700 yr sedimentary record of intense hurricane landfalls in southern New England

  title={700 yr sedimentary record of intense hurricane landfalls in southern New England},
  author={Jeffrey P. Donnelly and Sarah Bryant and Jessica E. Butler and Jennifer S. Dowling and Linda Fan and Neil J. Hausmann and Paige E. Newby and Bryan N. Shuman and Jennifer C. Stern and Karlyn S. Westover and Thompson Webb,},
  journal={Geological Society of America Bulletin},
Five intense (category 3 or greater) hurricanes occurring in 1635, 1638, 1815, 1869, and 1938 have made landfall on the New England coast since European settlement. Historical records indicate that four of these hurricanes (1635, 1638, 1815, and 1938) and hurricane Carol, a strong category 2 storm in 1954, produced significant storm surges (>3 m) in southern Rhode Island. Storm surges of this magnitude can overtop barrier islands, removing sediments from the beach and nearshore environment and… 

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On September 21, 1938, a hurricane struck New England. Great property damage resulted from the high winds, and severe floods, but especially from the storm tide, which, topped by a hurricane surf,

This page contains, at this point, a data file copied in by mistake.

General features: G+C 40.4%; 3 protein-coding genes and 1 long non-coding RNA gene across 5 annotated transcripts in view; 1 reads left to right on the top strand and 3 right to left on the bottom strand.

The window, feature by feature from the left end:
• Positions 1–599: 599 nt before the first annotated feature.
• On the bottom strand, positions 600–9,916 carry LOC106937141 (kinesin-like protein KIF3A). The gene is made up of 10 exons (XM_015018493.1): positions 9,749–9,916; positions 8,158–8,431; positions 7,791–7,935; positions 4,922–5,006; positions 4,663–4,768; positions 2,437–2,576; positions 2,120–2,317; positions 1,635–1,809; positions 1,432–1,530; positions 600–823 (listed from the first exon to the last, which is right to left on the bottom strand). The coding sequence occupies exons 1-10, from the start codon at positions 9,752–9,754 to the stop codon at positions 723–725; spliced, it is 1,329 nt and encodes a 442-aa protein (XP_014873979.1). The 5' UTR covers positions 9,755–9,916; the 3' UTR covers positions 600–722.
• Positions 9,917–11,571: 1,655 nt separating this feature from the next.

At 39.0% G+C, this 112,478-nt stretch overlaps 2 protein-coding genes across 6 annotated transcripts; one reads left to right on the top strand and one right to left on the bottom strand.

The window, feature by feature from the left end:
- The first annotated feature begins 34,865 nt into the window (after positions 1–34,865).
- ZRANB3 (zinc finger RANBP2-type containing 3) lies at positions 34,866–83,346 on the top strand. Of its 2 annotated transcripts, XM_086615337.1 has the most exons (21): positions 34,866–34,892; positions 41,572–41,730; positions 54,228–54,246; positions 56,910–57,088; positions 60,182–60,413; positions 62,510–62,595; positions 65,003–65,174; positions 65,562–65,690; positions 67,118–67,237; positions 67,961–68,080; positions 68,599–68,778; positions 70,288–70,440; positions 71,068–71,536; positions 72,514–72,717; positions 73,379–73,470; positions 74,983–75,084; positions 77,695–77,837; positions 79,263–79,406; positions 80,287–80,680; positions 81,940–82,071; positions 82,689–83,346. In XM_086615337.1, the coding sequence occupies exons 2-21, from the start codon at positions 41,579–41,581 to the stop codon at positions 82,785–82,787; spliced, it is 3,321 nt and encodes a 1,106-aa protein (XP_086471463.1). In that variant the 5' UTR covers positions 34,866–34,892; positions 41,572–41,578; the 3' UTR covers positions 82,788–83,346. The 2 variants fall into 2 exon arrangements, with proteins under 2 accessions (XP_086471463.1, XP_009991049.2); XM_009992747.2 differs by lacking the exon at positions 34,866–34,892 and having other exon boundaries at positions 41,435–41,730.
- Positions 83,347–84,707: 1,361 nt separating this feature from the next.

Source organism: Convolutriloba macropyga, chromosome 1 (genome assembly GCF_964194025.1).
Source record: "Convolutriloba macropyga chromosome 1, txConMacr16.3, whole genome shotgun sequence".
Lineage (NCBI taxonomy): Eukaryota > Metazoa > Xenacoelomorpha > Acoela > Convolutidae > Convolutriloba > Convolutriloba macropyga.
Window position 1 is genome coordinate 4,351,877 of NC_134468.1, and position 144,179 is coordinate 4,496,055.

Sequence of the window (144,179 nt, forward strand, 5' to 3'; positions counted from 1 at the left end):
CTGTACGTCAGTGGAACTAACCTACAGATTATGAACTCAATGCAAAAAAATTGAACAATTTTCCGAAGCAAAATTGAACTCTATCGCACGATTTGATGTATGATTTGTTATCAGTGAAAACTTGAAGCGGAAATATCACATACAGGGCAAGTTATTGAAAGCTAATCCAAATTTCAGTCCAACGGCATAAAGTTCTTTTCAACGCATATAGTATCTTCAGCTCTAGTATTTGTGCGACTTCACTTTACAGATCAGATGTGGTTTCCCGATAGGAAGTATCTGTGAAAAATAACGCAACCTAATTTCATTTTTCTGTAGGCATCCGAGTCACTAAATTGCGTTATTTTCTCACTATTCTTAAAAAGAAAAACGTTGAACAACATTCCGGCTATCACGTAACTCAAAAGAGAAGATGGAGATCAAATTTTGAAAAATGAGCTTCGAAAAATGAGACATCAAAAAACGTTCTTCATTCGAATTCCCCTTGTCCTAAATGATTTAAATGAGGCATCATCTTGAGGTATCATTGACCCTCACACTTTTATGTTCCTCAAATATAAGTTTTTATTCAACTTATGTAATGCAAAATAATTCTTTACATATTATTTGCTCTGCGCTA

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ABSTRACT Sarasota and Little Sarasota Bays are shallow, coastal bays located landward of a Holocene barrier/inlet complex on the west-central, microtidal Gulf coast of Florida. Sediments presently

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SEA-LEVEL records indicate that the coast of Louisiana and other parts of the Gulf Coast are rapidly subsiding1. Louisiana is now losing approximately 16 square miles of land per year, primarily to

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Sediment accumulation rates were determined at several sites throughout Nauset Marsh (Massachusetts, U.S.A.), a back-barrier lagoonal system, using feldspar marker horizons to evaluate short-term

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